Customer Experience News & Trends

Researchers say you purposely make customer service bad!

Hold on tight, customer experience professionals: New research says you purposely give bad customer service. And it may be right!

Now stop gasping – and let’s get down to what they’ve found, and what you can do to shed that kind of image.

Turns out, companies often profit when they make it more difficult for customers to get what they want – especially fixes for complaints, according to the research “Why Customer Service Frustrates Consumers: Using a Tiered Organizational Structure to Exploit Operational Costs.

‘That’s a hassle!’

Intentional or not (although researchers said most organizations do it intentionally), many companies make it a hassle for customers to fully resolve a complaint by having them make a second or third contact. For instance, at some organizations front-line service pros are only allowed to send replacements or give order status. They give customers other contacts – with limited hours of operation – to get the refund they want.

That’s a hassle, customers think. Then they don’t follow through, and the company doesn’t have to replace an item, which would cut into profits.

Customers might be upset, but companies are off the hook for paying out. And customers keep coming back because 1) there are a limited number of suppliers or 2) it’s a bigger hassle to change suppliers.

“This may help us understand why some of the most hated companies in America are so profitable and why customer service, unfortunately, remains so frustrating,” say the study authors Anthony Dukes and Yi Zhu in Harvard Business Review.

4 worst service practices – and how to avoid them

Most customer experience professionals don’t try to make the service difficult. But sometimes customer service practices that were put in place for a reason at one time create hassle today.

Here are the four worst practices that make customers think, This is bad customer service! – and how you can eliminate them:

  1. Approval-laden service. Researchers specifically pointed out this hated practice: requiring customers to contact someone else to get a final answer. Customers want the person who answers their inquiry to be the person who can fix it (or even give the final denial). Fix it: Train and empower front-line employees to take care of issues up to a certain high-dollar amount.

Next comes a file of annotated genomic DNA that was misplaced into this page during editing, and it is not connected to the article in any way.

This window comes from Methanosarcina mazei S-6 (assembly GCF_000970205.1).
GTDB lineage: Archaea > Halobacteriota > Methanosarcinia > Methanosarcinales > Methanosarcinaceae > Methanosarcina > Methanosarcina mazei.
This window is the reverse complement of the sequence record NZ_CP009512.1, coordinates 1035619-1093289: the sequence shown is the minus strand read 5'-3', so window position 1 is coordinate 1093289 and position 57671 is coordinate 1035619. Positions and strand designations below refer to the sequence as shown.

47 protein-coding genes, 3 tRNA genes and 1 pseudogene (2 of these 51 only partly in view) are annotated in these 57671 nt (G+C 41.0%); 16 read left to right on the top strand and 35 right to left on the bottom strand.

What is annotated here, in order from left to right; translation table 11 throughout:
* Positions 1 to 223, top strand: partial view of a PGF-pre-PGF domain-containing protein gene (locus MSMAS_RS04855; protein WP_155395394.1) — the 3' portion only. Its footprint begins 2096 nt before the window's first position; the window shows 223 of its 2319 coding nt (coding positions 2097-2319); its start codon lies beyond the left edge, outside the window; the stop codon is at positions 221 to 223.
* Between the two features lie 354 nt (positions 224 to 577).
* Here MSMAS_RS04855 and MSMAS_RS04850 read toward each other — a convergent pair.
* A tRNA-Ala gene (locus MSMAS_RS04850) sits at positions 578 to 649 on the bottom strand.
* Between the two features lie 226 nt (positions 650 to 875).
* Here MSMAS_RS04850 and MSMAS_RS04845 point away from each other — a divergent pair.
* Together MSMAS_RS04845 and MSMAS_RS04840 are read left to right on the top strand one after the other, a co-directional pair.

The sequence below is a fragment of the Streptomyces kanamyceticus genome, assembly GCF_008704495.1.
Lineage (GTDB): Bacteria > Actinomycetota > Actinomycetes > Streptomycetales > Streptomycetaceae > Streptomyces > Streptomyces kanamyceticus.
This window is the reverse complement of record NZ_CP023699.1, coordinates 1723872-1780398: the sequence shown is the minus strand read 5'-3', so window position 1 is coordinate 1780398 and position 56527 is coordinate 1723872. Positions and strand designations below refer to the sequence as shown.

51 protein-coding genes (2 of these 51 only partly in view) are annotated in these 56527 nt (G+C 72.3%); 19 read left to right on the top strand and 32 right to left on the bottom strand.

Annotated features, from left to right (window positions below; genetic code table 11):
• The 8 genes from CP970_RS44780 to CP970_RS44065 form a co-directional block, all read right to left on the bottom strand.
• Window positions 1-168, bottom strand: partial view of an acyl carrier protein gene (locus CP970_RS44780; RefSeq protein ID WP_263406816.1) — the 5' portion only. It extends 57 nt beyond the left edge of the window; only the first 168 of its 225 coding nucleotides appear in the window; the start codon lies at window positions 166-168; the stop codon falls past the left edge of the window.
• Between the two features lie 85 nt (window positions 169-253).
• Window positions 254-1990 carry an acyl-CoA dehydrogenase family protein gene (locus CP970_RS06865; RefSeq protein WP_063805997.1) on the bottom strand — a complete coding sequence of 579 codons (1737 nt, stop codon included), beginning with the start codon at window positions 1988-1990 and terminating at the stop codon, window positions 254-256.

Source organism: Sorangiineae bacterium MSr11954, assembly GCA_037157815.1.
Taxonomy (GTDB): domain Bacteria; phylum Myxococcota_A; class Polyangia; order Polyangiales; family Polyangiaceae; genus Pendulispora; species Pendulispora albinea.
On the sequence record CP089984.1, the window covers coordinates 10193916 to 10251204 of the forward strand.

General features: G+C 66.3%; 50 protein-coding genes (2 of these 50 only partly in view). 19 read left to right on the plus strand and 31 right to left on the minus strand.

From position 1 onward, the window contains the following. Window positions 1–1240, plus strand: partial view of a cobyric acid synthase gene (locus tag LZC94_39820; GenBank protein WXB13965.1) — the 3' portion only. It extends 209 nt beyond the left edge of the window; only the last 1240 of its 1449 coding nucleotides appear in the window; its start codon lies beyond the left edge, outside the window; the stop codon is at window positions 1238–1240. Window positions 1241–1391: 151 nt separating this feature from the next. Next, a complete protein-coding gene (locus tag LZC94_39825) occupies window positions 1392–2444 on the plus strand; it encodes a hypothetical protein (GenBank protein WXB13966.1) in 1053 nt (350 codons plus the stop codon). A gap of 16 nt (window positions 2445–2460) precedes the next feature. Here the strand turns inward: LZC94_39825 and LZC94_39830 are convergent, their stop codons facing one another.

2. Customer equality. In an effort to “be fair,” companies create boundaries so all customers are treated equally. That practice usually doesn’t work because all customers don’t deserve to be treated equally. But all customers deserve to be treated fairly. Ill-behaved customers don’t deserve to be treated the same as loyal, cooperative customers. Fix it: Unless a rule or policy is in place to keep employees and customers safe, allow some bend so front-line employees can do a minimum for all customers and more for deserving customers when necessary.
  3. Online emphasis. Companies encourage customers to do more and more business through their website, social media platforms and email. Some companies even punish customers for calling or wanting to work with an employee directly with fees. And while those practices are cost- and time-efficient, they’re not for every customer or situation. Some people, in some situations, want to deal with another person. Fix it: Make it easy for customers to contact an employee who answers them almost immediately.
  4. Restrictive returns. Customers sometimes find a product wasn’t right for them after they used it. Or they might get a defective product. Or the service didn’t live up to their expectations. So they want to return it, only to find out they can’t or returning it is at their loss or more trouble than it’s worth. Restrictive return policies make one thing sure: Customers themselves won’t return. Fix it: Ease up. Even if you can’t accept all returns, work with customers to find another, reasonable solution such as finding a better-fit product or service or giving credit and samples.

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